At around the 18km point there's a sneaky little drop down to a water crossing; this is hidden by undergrowth and, naturally, Barry gives no kind of warning... Consequently, if you don't know it's there then there's a good chance of a Thelma & Louise moment as you charge over the edge. Fortunately, I was expecting it this year and, whilst I pussyfooted down the bank, had no calamities. On the climb up the other side, however, the cramp in my calves started. I haven't experienced cramping calves for quite some time, even on UT110k, so this was a bit of a shock; I'm putting it down to cumulative fatigue from averaging roughly 3-4 hours sleep a night since I don't know when. "Bollocks," I thought, "He's bound to catch me now..." as I hiked the incline, through a forest of bracken and a swarm of flies so thick I could genuinely barely see at times(!) Fortunately for me, the attack never came. I could still just about see 3rd place but the gap was such that I knew I had no chance of catching him if the cramp was setting in, so I focused on consolidating the position I was in.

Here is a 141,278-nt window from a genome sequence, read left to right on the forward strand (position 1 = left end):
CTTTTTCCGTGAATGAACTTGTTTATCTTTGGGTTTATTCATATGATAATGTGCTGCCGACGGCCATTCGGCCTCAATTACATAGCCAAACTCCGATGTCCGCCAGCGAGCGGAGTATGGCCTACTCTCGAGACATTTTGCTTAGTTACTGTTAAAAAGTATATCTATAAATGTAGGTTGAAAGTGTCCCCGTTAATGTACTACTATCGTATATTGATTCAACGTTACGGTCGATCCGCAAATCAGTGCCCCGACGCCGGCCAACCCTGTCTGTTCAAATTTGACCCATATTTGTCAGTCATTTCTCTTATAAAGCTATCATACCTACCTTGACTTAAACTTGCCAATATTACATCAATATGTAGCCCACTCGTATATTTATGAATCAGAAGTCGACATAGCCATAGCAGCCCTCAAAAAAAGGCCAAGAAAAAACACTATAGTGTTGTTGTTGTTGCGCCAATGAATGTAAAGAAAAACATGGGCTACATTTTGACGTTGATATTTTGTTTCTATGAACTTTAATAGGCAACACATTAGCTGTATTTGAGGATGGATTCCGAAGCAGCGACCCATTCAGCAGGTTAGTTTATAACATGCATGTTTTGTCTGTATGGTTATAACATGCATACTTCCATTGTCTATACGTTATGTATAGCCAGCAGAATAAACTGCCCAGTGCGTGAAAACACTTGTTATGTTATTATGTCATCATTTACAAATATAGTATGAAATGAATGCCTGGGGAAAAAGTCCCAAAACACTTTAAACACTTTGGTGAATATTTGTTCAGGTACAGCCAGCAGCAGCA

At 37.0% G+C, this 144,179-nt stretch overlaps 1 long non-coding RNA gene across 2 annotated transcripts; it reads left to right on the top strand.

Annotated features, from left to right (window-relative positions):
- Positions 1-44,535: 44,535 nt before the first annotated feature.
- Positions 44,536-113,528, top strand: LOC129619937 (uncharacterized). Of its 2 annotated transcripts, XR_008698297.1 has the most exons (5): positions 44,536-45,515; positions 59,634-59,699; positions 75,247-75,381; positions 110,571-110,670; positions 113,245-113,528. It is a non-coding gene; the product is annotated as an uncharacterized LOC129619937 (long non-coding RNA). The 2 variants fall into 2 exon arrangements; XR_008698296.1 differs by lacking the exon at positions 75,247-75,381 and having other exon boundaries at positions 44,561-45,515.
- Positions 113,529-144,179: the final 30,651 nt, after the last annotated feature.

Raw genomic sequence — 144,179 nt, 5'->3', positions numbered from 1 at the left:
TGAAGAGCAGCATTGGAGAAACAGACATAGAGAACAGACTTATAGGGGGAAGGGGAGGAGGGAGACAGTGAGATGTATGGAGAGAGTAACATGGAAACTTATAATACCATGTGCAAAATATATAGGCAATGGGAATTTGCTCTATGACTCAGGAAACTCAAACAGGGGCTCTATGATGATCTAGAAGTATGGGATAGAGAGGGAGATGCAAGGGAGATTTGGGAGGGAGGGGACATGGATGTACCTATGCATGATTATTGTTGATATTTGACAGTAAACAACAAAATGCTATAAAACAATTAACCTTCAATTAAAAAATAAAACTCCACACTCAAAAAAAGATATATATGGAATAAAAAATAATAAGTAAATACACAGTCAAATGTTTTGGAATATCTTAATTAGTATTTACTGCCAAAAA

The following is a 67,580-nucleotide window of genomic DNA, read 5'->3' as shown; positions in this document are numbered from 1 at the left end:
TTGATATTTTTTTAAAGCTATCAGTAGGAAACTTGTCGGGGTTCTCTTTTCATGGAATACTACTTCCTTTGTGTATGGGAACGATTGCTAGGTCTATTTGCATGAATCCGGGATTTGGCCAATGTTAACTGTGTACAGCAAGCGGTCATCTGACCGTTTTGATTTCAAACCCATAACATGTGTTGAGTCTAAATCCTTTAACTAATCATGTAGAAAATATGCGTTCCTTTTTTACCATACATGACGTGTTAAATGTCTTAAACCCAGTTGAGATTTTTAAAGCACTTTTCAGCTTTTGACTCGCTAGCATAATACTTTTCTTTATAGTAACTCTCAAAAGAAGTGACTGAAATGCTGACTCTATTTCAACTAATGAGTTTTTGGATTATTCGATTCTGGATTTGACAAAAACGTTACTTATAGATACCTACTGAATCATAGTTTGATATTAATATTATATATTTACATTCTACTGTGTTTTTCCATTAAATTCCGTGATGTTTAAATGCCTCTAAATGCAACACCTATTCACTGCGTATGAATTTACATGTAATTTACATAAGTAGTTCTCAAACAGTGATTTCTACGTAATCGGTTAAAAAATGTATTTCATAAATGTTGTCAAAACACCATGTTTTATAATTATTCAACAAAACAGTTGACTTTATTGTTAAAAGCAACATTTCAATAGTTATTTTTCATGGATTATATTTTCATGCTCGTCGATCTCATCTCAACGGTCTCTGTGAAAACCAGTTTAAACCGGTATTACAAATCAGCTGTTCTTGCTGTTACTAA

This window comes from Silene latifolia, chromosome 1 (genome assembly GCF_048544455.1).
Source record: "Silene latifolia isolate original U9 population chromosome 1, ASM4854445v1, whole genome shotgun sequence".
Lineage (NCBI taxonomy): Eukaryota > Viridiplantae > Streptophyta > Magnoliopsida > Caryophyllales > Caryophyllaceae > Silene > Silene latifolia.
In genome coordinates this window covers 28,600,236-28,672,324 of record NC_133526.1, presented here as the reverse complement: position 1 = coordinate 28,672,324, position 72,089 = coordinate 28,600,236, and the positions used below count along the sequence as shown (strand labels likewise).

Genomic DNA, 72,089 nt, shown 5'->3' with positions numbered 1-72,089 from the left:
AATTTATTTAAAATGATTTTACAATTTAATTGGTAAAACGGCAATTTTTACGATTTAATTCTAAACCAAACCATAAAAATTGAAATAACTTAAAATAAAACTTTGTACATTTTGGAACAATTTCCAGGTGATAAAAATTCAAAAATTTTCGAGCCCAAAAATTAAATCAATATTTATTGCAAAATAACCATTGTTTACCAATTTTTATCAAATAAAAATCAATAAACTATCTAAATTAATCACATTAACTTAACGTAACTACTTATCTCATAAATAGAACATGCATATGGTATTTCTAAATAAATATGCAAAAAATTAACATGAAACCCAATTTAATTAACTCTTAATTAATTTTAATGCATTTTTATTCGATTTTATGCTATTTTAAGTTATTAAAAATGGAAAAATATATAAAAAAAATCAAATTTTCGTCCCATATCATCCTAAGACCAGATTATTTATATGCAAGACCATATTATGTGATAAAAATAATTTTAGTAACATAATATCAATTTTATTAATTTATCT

Tricia was on the final marshal point to warn runners about the rutted barley field that made up the penultimate section of the race. Rutted is one way of putting it... Twatting ankle-snapper is another. This slowed me right down, both due to being overly cautious and the fact that the uneven terrain was causing spasms of cramp. Looking behind, I saw a white vest rapidly gaining on me; the lad who I had overtaken had clearly been overtaken by someone else, and this guy appeared to have no leg issues! A few swear words were uttered under the breath, and I set my sights on the final field, which was far more runnable; I had to hope that, if he did catch me, I had enough of a kick to pull away again.